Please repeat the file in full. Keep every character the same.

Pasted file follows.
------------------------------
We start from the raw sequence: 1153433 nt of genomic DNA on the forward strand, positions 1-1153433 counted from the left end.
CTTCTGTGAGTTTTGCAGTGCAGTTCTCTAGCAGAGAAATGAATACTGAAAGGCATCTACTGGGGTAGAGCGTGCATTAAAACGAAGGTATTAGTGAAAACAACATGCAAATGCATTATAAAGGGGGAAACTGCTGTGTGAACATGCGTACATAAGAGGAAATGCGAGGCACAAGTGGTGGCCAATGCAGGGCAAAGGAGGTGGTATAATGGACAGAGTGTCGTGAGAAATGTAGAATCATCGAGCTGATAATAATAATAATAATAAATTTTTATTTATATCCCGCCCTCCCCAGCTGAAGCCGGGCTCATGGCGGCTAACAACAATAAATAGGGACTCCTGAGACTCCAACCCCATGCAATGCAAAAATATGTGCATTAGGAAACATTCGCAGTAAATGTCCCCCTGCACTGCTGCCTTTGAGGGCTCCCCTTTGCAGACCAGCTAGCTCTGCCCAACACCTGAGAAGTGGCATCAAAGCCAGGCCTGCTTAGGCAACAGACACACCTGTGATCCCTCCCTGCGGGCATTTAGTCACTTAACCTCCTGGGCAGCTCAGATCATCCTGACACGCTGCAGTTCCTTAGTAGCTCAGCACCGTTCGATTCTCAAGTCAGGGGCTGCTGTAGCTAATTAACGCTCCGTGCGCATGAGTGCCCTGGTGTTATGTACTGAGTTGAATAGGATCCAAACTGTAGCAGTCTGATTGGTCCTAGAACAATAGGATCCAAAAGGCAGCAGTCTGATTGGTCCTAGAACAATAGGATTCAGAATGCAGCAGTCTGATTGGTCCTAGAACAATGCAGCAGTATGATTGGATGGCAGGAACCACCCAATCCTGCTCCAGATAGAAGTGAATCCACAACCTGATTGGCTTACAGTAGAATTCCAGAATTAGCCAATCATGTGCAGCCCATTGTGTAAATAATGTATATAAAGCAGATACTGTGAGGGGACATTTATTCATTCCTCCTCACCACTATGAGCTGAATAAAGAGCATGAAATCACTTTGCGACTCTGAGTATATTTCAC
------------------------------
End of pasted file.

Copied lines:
We start from the raw sequence: 1153433 nt of genomic DNA on the forward strand, positions 1-1153433 counted from the left end.
CTTCTGTGAGTTTTGCAGTGCAGTTCTCTAGCAGAGAAATGAATACTGAAAGGCATCTACTGGGGTAGAGCGTGCATTAAAACGAAGGTATTAGTGAAAACAACATGCAAATGCATTATAAAGGGGGAAACTGCTGTGTGAACATGCGTACATAAGAGGAAATGCGAGGCACAAGTGGTGGCCAATGCAGGGCAAAGGAGGTGGTATAATGGACAGAGTGTCGTGAGAAATGTAGAATCATCGAGCTGATAATAATAATAATAATAAATTTTTATTTATATCCCGCCCTCCCCAGCTGAAGCCGGGCTCATGGCGGCTAACAACAATAAATAGGGACTCCTGAGACTCCAACCCCATGCAATGCAAAAATATGTGCATTAGGAAACATTCGCAGTAAATGTCCCCCTGCACTGCTGCCTTTGAGGGCTCCCCTTTGCAGACCAGCTAGCTCTGCCCAACACCTGAGAAGTGGCATCAAAGCCAGGCCTGCTTAGGCAACAGACACACCTGTGATCCCTCCCTGCGGGCATTTAGTCACTTAACCTCCTGGGCAGCTCAGATCATCCTGACACGCTGCAGTTCCTTAGTAGCTCAGCACCGTTCGATTCTCAAGTCAGGGGCTGCTGTAGCTAATTAACGCTCCGTGCGCATGAGTGCCCTGGTGTTATGTACTGAGTTGAATAGGATCCAAACTGTAGCAGTCTGATTGGTCCTAGAACAATAGGATCCAAAAGGCAGCAGTCTGATTGGTCCTAGAACAATAGGATTCAGAATGCAGCAGTCTGATTGGTCCTAGAACAATGCAGCAGTATGATTGGATGGCAGGAACCACCCAATCCTGCTCCAGATAGAAGTGAATCCACAACCTGATTGGCTTACAGTAGAATTCCAGAATTAGCCAATCATGTGCAGCCCATTGTGTAAATAATGTATATAAAGCAGATACTGTGAGGGGACATTTATTCATTCCTCCTCACCACTATGAGCTGAATAAAGAGCATGAAATCACTTTGCGACTCTGAGTATATTTCAC